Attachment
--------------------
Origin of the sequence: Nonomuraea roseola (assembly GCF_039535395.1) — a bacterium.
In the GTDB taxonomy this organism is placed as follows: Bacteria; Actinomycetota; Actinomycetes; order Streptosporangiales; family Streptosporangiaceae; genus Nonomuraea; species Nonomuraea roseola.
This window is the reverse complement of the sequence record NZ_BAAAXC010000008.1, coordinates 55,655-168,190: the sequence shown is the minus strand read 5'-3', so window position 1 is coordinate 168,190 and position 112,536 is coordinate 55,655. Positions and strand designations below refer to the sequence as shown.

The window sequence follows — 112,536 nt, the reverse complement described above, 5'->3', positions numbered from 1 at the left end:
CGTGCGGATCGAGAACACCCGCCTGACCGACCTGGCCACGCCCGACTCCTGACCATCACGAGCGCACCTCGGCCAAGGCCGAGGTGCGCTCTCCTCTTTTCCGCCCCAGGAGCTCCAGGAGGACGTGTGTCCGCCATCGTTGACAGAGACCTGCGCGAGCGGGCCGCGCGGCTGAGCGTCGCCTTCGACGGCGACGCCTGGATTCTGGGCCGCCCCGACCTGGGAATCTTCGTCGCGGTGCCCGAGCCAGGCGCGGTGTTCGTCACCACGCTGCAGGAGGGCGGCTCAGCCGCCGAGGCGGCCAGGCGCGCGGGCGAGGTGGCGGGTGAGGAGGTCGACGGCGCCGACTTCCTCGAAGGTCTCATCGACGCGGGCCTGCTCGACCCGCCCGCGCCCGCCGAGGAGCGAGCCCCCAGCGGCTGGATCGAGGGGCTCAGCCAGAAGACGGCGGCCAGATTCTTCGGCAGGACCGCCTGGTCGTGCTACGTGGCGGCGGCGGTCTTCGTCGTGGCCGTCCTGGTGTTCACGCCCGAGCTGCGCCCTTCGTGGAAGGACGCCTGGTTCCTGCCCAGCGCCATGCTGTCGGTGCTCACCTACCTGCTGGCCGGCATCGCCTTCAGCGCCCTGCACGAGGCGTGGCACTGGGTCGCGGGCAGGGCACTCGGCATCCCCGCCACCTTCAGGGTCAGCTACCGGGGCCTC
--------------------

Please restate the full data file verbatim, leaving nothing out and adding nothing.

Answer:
Origin of the sequence: Nonomuraea roseola (assembly GCF_039535395.1) — a bacterium.
In the GTDB taxonomy this organism is placed as follows: Bacteria; Actinomycetota; Actinomycetes; order Streptosporangiales; family Streptosporangiaceae; genus Nonomuraea; species Nonomuraea roseola.
This window is the reverse complement of the sequence record NZ_BAAAXC010000008.1, coordinates 55,655-168,190: the sequence shown is the minus strand read 5'-3', so window position 1 is coordinate 168,190 and position 112,536 is coordinate 55,655. Positions and strand designations below refer to the sequence as shown.

The window sequence follows — 112,536 nt, the reverse complement described above, 5'->3', positions numbered from 1 at the left end:
CGTGCGGATCGAGAACACCCGCCTGACCGACCTGGCCACGCCCGACTCCTGACCATCACGAGCGCACCTCGGCCAAGGCCGAGGTGCGCTCTCCTCTTTTCCGCCCCAGGAGCTCCAGGAGGACGTGTGTCCGCCATCGTTGACAGAGACCTGCGCGAGCGGGCCGCGCGGCTGAGCGTCGCCTTCGACGGCGACGCCTGGATTCTGGGCCGCCCCGACCTGGGAATCTTCGTCGCGGTGCCCGAGCCAGGCGCGGTGTTCGTCACCACGCTGCAGGAGGGCGGCTCAGCCGCCGAGGCGGCCAGGCGCGCGGGCGAGGTGGCGGGTGAGGAGGTCGACGGCGCCGACTTCCTCGAAGGTCTCATCGACGCGGGCCTGCTCGACCCGCCCGCGCCCGCCGAGGAGCGAGCCCCCAGCGGCTGGATCGAGGGGCTCAGCCAGAAGACGGCGGCCAGATTCTTCGGCAGGACCGCCTGGTCGTGCTACGTGGCGGCGGCGGTCTTCGTCGTGGCCGTCCTGGTGTTCACGCCCGAGCTGCGCCCTTCGTGGAAGGACGCCTGGTTCCTGCCCAGCGCCATGCTGTCGGTGCTCACCTACCTGCTGGCCGGCATCGCCTTCAGCGCCCTGCACGAGGCGTGGCACTGGGTCGCGGGCAGGGCACTCGGCATCCCCGCCACCTTCAGGGTCAGCTACCGGGGCCTC